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Internet porn turns men into lousy partners, says U.S. study; takes 6 to 12 weeks for them to recover from porn addiction
GMA News Online, citing a Psychology Today article, reports that Cupid’s Poisoned Arrow author Marnia Robinson has revealed that "a growing number of otherwise healthy young men who were, however, Internet porn addicts developed an inability to be turned on by real partners."

Published on: Oct 25, 2011 - 7:30am

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GMA News Online, citing a Psychology Today article, reports that Cupid’s Poisoned Arrow author Marnia Robinson has revealed that "a growing number of otherwise healthy young men who were, however, Internet porn addicts developed an inability to be turned on by real partners."

 

Robinson referred to a past survey by Italian urologists that noted a link between erectile dysfunction and porn use. The findings showed that "70 percent of men seeking clinical help for sexual performance problems admit to using Internet pornography habitually."


According to Robinson, recent behavioral addiction research suggests that the loss of libido and performance occur because heavy users are numbing their brain’s normal response to pleasure. The report pointed out that dopamine is "the neurochemical that causes motivation, addictions, as well as drives the search for rewards."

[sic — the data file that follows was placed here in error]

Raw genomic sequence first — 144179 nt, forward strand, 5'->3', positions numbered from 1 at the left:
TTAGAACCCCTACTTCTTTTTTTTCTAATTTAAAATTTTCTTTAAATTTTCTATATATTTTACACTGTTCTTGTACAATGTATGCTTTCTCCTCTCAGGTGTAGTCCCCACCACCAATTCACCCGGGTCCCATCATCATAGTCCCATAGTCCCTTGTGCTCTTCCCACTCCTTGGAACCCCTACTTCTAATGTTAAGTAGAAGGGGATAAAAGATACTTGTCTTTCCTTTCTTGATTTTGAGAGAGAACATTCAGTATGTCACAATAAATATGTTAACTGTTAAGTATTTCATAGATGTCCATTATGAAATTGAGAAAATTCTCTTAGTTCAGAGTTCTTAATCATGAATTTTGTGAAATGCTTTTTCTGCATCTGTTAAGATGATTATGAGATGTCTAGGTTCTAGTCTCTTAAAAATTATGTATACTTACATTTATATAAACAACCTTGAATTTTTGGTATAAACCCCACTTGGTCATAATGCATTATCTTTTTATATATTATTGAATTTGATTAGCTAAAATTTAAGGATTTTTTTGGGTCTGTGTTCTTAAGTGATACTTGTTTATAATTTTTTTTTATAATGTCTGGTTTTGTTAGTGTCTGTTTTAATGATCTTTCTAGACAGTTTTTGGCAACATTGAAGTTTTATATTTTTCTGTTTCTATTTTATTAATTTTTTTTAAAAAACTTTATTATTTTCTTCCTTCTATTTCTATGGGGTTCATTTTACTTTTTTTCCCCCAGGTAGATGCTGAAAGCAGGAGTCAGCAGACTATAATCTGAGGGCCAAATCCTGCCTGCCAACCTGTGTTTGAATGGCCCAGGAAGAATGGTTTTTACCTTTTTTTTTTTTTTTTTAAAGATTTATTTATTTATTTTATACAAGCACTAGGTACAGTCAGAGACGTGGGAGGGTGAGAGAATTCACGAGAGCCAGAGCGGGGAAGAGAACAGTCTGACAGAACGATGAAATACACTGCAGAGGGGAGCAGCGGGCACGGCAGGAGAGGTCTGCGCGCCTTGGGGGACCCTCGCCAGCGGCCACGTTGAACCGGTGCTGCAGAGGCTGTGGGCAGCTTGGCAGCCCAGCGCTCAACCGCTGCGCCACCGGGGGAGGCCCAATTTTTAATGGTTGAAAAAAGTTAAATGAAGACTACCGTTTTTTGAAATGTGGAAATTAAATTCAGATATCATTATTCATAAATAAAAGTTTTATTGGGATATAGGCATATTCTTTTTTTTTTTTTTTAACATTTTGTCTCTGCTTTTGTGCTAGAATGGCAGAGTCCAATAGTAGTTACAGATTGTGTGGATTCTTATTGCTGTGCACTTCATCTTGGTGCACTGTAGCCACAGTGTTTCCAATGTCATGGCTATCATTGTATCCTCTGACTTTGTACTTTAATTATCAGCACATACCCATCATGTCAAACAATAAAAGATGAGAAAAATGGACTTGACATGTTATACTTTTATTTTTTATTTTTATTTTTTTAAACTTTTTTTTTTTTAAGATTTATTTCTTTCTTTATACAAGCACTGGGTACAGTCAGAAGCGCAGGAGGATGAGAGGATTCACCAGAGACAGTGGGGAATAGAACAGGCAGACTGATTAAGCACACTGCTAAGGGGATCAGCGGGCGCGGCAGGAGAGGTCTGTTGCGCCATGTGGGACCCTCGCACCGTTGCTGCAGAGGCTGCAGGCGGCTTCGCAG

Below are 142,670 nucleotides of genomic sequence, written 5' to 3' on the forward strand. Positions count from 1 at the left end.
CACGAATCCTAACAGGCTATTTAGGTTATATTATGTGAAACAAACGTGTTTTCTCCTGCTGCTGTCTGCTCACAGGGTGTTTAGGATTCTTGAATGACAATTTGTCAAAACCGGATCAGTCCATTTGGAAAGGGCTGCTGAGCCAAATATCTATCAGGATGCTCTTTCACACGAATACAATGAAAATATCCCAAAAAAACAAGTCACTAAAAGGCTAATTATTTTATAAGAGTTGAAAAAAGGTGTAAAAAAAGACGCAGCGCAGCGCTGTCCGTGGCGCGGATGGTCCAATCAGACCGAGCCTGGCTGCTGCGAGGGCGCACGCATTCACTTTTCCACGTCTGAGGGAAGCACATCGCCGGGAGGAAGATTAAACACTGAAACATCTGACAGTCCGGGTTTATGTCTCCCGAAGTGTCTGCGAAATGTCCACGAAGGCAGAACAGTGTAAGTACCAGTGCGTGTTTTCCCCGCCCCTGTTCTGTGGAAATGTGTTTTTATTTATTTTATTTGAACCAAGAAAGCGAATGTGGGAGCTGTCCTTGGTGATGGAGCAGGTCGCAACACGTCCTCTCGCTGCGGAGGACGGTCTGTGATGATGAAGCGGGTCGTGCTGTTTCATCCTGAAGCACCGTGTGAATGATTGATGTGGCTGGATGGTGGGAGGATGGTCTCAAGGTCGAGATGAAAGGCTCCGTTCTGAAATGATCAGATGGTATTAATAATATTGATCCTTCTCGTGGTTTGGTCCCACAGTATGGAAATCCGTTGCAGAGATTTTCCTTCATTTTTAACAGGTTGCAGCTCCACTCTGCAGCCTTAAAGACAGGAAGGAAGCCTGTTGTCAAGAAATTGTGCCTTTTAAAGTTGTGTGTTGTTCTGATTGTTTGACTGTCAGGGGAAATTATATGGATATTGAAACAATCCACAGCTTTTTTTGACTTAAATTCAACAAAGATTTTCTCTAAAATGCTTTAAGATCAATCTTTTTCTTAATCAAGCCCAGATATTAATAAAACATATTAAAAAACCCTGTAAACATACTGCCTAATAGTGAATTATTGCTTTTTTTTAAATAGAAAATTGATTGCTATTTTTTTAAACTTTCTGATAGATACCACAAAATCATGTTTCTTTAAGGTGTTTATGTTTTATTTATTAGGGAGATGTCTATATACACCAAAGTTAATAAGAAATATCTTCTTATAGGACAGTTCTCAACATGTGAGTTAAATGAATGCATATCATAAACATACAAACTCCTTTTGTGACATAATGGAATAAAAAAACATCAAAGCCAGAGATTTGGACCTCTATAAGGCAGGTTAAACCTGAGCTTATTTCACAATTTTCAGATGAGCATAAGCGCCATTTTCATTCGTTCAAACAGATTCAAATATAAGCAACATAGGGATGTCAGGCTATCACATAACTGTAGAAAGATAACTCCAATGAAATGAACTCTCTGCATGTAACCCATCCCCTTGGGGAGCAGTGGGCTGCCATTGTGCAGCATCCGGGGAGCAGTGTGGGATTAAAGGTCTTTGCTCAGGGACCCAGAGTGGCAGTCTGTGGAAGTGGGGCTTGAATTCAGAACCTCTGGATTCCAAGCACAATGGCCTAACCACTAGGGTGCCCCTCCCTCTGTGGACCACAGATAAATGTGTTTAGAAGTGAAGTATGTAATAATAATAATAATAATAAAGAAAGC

Robinson explained: "Erotic words, pictures, and videos have been around a long while, but the Internet makes possible a neverending stream of dopamine spikes. Today’s users can force its release by watching porn in multiple windows, searching endlessly, fast-forwarding to the bits they find hottest, switching to live sex chat, viewing constant novelty, firing up their mirror neurons with video action and cam-2-cam, or escalating to extreme genres and anxiety-producing material. It's all free, easy to access, available within seconds, 24 hours a day, seven days a week. Overstimulation of the reward circuitry in the brain is a very real possibility today."

 

Robinson also said that men who quit their Internet porn habit may experience withdrawal symptoms, which include insomnia, irritability, panic, despair, concentration problems, and even flu-like symptoms. However, she also said that the brain just needs a chance to "reboot," or return to normal dopamine sensitivity. Recovery appears to take six to 12 weeks. That is, of course, assuming that they decide to quit the wired porn habit.

 

For more on this story, log on to GMA News Online or check out the Psychology Today website.

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